ORDER AND INTELLIGENCE
same for intelligence. that there is order to hte universe doesn't prove God.
First of all, you're arguing that something complex, ie existance, was created by something that would be presumably even mroe complex?
where'd that complexity of God come from?
ockham's razor. The simplest solution would be the most probable.

Order could just means that order happened to occur, if we assume random chance and particles.
if you define intelligence as order then sure, but that's not saying much. you have to give the intelligence consciousness to mean anything substantial.

same with somethign complex like a watch. it's just proof, even more proof, but not exhaustive. when you look at something complex like a watch, it didn't spring up out of nowhere. it got here as an end product of earth formation, and evolution, and trial and errors and all that. if it did just spring up, you'd have something.
if life can form from elementary particles, that would eventially give rise to evolution to complexity. as per the world being ordered, it seems like it just follows laws of entropy and order just happened to occur givne gravity and such. it's not an unreasonable argument. but i agree God makes most sense, just isn't proof.

but, order, to the magnitude that exists with humans etc, tends to be almost miraclous to some. i don't think it's unreasonable to argue that order is so complex as to be almost miracalous, and put it in the proof for God category. but, i think that it evolved to what it is supports the no definitive proof argument. I suppose here it'd be reasonable to say God exists, almost certainly, but I simply cannot see how you could say for sure.the ultimate question remains, that why would something complex require something even more complex?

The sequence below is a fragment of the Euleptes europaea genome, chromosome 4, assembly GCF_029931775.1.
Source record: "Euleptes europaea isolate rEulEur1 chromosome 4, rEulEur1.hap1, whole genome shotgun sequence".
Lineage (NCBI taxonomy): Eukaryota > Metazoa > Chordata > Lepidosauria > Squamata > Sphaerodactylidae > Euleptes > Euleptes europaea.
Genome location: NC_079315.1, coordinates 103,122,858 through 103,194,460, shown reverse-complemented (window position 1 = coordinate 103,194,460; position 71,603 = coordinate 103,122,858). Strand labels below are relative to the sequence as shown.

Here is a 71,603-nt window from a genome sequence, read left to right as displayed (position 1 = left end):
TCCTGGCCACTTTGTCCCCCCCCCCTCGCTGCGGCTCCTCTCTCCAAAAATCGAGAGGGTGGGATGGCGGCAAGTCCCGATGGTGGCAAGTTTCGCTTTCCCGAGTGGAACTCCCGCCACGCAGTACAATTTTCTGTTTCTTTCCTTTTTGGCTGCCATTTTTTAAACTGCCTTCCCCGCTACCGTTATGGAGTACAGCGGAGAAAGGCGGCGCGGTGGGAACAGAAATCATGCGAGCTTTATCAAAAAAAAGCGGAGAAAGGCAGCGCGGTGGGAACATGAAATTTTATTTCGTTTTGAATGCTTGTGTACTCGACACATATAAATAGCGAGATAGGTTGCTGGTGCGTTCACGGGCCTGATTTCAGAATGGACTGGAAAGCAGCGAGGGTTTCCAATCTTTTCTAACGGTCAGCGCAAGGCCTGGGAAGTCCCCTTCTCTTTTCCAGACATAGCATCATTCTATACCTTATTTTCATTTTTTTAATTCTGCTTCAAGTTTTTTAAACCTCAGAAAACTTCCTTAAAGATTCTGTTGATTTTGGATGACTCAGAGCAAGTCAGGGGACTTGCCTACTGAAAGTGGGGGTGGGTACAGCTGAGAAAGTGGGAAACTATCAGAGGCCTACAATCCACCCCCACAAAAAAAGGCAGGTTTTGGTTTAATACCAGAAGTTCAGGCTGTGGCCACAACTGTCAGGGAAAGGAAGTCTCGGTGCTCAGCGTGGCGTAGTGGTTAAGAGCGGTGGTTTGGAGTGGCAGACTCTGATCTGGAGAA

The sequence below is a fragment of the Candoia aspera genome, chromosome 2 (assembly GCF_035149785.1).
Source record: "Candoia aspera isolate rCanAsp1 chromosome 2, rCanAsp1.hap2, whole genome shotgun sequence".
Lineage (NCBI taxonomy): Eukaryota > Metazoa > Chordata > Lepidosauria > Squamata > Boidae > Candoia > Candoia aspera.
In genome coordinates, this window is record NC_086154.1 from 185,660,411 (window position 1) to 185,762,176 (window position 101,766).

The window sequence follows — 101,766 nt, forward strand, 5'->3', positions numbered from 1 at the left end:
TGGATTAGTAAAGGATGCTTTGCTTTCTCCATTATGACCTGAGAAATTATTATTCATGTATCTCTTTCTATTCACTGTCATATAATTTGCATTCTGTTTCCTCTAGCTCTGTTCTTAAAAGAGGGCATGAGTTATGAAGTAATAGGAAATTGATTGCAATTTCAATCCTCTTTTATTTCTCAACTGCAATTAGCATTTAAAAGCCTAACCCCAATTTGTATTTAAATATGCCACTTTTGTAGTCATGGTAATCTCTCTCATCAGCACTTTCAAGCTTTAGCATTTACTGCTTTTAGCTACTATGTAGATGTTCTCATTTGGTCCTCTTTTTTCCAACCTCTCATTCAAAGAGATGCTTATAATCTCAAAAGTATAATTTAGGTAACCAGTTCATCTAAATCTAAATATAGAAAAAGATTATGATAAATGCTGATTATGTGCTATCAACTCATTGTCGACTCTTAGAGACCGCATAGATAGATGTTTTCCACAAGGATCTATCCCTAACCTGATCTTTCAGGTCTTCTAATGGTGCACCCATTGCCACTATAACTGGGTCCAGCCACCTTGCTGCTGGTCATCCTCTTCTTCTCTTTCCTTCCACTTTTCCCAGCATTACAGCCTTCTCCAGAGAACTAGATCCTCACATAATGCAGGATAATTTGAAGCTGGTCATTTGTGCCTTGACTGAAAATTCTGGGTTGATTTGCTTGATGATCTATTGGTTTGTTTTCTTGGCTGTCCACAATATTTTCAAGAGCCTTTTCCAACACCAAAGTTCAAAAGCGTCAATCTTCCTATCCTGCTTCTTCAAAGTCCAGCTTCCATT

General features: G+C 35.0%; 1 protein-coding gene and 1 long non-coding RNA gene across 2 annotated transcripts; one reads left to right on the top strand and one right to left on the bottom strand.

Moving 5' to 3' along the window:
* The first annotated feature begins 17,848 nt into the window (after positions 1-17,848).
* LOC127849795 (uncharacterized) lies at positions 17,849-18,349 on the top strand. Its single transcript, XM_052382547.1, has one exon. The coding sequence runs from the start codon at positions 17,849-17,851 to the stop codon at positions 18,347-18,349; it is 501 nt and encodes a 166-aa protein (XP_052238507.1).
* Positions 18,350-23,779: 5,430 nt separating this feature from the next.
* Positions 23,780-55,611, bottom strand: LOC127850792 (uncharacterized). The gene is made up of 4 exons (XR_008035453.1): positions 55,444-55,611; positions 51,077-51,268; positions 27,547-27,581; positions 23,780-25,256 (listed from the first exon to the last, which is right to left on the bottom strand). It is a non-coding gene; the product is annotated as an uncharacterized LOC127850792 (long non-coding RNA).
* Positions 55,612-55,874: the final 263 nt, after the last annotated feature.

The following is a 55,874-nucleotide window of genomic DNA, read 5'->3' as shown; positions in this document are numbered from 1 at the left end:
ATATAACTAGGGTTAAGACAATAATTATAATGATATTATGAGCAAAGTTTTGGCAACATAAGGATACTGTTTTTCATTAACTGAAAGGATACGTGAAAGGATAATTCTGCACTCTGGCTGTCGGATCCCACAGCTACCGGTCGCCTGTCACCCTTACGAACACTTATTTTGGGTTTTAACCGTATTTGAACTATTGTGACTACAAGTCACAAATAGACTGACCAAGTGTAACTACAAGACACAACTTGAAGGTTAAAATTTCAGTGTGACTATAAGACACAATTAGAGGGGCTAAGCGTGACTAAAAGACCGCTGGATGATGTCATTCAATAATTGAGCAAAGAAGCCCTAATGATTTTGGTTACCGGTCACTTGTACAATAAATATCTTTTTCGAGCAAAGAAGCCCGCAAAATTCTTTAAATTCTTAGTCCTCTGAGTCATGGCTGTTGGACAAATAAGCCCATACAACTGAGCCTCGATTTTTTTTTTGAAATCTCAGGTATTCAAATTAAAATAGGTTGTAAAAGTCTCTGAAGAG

order is indicative of inteligent consciousness but not a proof definitively.

OTHER ARGUMENTS
but it's not without evidence theisitc faith. miracles is one. nderf.org is too.
though, nderf is pretty shaky about who or what God is doeother than many claim he exists.
miracles that can be done over and over would be very good proof in itself but that is lacking.
you could argue that miracles are proof, but, still, why would something complex ie miracles require something even more complex, ie God? This goes with the argument about about order and how it's almost miraclulous…. It's not definitive proof but at least with miracles, it's much closer.

"God as existance". a catharisis so theists can certainly claim God exists. no one would deny existance, rational people anyway. and you can call that God if you want, but it's not saying much of anything.